“I’ll be the happiest woman in the world,” said Jimena’s mother, Cindy Madrid, as she prepared for the moment. “It’s been very painful to be apart.”
Juxtapose the outpouring of compassion for 12 young Thai soccer players with the catastrophe that millions of children face in Yemen and the U.S. debacle of forced separation of migrant families.
The administration's use of DNA testing to match migrant children separated from their parents is justifiable as a last resort, medical experts say, but raises a host of ethical problems.
Nothing Donald Trump does should distract journalists from staying focused on the plight of families the U.S. has separated for the crime of being poor and nonwhite.
At a time of summer picnics and other family outings, let's remember that much of the bounty enjoyed at those gatherings will have been harvested by immigrant hands. And let's not forget that other families have been torn apart and jailed.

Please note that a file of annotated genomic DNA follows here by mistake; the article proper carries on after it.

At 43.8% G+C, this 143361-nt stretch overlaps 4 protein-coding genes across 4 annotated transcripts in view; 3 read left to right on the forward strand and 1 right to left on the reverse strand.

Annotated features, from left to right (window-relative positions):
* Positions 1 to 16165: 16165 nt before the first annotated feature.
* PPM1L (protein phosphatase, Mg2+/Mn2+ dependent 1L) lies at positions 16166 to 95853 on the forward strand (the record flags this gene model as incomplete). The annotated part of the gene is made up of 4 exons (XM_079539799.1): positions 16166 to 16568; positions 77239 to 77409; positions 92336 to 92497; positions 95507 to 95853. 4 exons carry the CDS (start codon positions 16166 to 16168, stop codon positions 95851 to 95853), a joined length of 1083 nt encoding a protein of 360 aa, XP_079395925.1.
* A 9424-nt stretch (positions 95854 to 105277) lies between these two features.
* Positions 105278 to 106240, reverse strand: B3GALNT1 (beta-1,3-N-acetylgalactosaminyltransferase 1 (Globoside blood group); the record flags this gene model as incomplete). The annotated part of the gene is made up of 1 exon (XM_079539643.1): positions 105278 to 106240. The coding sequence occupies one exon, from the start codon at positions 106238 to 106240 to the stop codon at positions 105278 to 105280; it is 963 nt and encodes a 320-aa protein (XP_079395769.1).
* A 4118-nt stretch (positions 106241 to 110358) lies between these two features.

Parents held in immigration detention without their kids say the phones barely work and they still don’t know when they will see their children again.
The decline could reflect seasonal trends or it could signal that President Trump's "zero-tolerance" policy to criminally prosecute every adult who enters the country illegally is having a deterrent effect.
I'm still working through everything I saw, but I wanted you to know the full story. The fight for children and families separated at the border isn't over—not by a long shot.
Federal authorities are still working on a plan to reunite an estimated 1,800 children with their parents after they were separated at the U.S.-Mexico border.